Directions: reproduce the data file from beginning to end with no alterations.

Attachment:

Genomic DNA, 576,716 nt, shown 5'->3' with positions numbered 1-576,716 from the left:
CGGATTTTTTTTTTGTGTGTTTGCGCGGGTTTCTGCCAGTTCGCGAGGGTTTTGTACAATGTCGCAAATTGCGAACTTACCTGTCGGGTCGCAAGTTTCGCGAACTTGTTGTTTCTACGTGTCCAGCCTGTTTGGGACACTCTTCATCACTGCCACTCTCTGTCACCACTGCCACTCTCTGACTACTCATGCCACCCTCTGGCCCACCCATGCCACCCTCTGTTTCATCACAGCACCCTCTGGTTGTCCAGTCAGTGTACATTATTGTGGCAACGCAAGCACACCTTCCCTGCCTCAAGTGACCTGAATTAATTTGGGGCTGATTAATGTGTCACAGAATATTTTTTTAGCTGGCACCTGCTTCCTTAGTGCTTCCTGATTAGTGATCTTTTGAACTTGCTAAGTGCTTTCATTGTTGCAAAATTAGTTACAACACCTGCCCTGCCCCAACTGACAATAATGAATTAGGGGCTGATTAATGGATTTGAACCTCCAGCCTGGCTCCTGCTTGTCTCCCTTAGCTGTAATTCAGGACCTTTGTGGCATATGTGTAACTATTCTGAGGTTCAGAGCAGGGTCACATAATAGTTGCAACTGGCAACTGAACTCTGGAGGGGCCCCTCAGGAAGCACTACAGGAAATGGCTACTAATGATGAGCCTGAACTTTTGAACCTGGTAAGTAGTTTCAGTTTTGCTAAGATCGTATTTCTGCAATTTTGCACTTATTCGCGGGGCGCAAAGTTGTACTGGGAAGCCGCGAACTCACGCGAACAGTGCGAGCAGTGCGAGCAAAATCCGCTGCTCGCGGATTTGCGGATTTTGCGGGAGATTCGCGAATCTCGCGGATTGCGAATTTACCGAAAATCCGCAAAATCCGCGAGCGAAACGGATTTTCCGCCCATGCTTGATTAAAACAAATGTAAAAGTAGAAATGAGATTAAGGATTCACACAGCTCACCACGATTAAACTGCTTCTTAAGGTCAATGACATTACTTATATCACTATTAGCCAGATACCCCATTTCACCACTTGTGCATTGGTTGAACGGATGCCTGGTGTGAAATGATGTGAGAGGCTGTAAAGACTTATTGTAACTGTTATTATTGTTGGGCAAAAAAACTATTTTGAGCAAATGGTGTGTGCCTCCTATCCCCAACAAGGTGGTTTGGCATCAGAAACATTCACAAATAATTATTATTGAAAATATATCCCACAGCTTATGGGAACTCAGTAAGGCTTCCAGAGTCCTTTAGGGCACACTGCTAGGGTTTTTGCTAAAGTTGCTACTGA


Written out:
Genomic DNA, 576,716 nt, shown 5'->3' with positions numbered 1-576,716 from the left:
CGGATTTTTTTTTTGTGTGTTTGCGCGGGTTTCTGCCAGTTCGCGAGGGTTTTGTACAATGTCGCAAATTGCGAACTTACCTGTCGGGTCGCAAGTTTCGCGAACTTGTTGTTTCTACGTGTCCAGCCTGTTTGGGACACTCTTCATCACTGCCACTCTCTGTCACCACTGCCACTCTCTGACTACTCATGCCACCCTCTGGCCCACCCATGCCACCCTCTGTTTCATCACAGCACCCTCTGGTTGTCCAGTCAGTGTACATTATTGTGGCAACGCAAGCACACCTTCCCTGCCTCAAGTGACCTGAATTAATTTGGGGCTGATTAATGTGTCACAGAATATTTTTTTAGCTGGCACCTGCTTCCTTAGTGCTTCCTGATTAGTGATCTTTTGAACTTGCTAAGTGCTTTCATTGTTGCAAAATTAGTTACAACACCTGCCCTGCCCCAACTGACAATAATGAATTAGGGGCTGATTAATGGATTTGAACCTCCAGCCTGGCTCCTGCTTGTCTCCCTTAGCTGTAATTCAGGACCTTTGTGGCATATGTGTAACTATTCTGAGGTTCAGAGCAGGGTCACATAATAGTTGCAACTGGCAACTGAACTCTGGAGGGGCCCCTCAGGAAGCACTACAGGAAATGGCTACTAATGATGAGCCTGAACTTTTGAACCTGGTAAGTAGTTTCAGTTTTGCTAAGATCGTATTTCTGCAATTTTGCACTTATTCGCGGGGCGCAAAGTTGTACTGGGAAGCCGCGAACTCACGCGAACAGTGCGAGCAGTGCGAGCAAAATCCGCTGCTCGCGGATTTGCGGATTTTGCGGGAGATTCGCGAATCTCGCGGATTGCGAATTTACCGAAAATCCGCAAAATCCGCGAGCGAAACGGATTTTCCGCCCATGCTTGATTAAAACAAATGTAAAAGTAGAAATGAGATTAAGGATTCACACAGCTCACCACGATTAAACTGCTTCTTAAGGTCAATGACATTACTTATATCACTATTAGCCAGATACCCCATTTCACCACTTGTGCATTGGTTGAACGGATGCCTGGTGTGAAATGATGTGAGAGGCTGTAAAGACTTATTGTAACTGTTATTATTGTTGGGCAAAAAAACTATTTTGAGCAAATGGTGTGTGCCTCCTATCCCCAACAAGGTGGTTTGGCATCAGAAACATTCACAAATAATTATTATTGAAAATATATCCCACAGCTTATGGGAACTCAGTAAGGCTTCCAGAGTCCTTTAGGGCACACTGCTAGGGTTTTTGCTAAAGTTGCTACTGA